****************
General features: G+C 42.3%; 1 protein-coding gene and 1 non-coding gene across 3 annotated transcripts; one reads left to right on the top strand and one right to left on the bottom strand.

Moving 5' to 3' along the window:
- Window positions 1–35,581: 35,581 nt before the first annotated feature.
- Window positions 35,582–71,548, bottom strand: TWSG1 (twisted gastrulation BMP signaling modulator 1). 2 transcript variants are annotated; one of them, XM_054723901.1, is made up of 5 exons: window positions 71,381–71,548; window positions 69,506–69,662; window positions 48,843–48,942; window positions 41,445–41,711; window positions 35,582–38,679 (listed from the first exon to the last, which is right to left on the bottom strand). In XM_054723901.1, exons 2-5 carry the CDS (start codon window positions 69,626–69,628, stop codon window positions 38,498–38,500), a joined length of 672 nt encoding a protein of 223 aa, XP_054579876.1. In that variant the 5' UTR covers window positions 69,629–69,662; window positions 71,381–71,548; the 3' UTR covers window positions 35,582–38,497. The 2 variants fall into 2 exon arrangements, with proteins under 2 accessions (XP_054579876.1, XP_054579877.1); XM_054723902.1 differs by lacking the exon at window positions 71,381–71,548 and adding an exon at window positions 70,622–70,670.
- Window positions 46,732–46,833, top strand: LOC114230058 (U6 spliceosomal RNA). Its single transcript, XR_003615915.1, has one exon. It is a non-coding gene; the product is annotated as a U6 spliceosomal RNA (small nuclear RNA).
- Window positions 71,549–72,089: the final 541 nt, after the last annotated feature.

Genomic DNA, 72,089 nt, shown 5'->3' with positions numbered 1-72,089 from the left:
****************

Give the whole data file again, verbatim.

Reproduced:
General features: G+C 42.3%; 1 protein-coding gene and 1 non-coding gene across 3 annotated transcripts; one reads left to right on the top strand and one right to left on the bottom strand.

Moving 5' to 3' along the window:
- Window positions 1–35,581: 35,581 nt before the first annotated feature.
- Window positions 35,582–71,548, bottom strand: TWSG1 (twisted gastrulation BMP signaling modulator 1). 2 transcript variants are annotated; one of them, XM_054723901.1, is made up of 5 exons: window positions 71,381–71,548; window positions 69,506–69,662; window positions 48,843–48,942; window positions 41,445–41,711; window positions 35,582–38,679 (listed from the first exon to the last, which is right to left on the bottom strand). In XM_054723901.1, exons 2-5 carry the CDS (start codon window positions 69,626–69,628, stop codon window positions 38,498–38,500), a joined length of 672 nt encoding a protein of 223 aa, XP_054579876.1. In that variant the 5' UTR covers window positions 69,629–69,662; window positions 71,381–71,548; the 3' UTR covers window positions 35,582–38,497. The 2 variants fall into 2 exon arrangements, with proteins under 2 accessions (XP_054579876.1, XP_054579877.1); XM_054723902.1 differs by lacking the exon at window positions 71,381–71,548 and adding an exon at window positions 70,622–70,670.
- Window positions 46,732–46,833, top strand: LOC114230058 (U6 spliceosomal RNA). Its single transcript, XR_003615915.1, has one exon. It is a non-coding gene; the product is annotated as a U6 spliceosomal RNA (small nuclear RNA).
- Window positions 71,549–72,089: the final 541 nt, after the last annotated feature.

Genomic DNA, 72,089 nt, shown 5'->3' with positions numbered 1-72,089 from the left: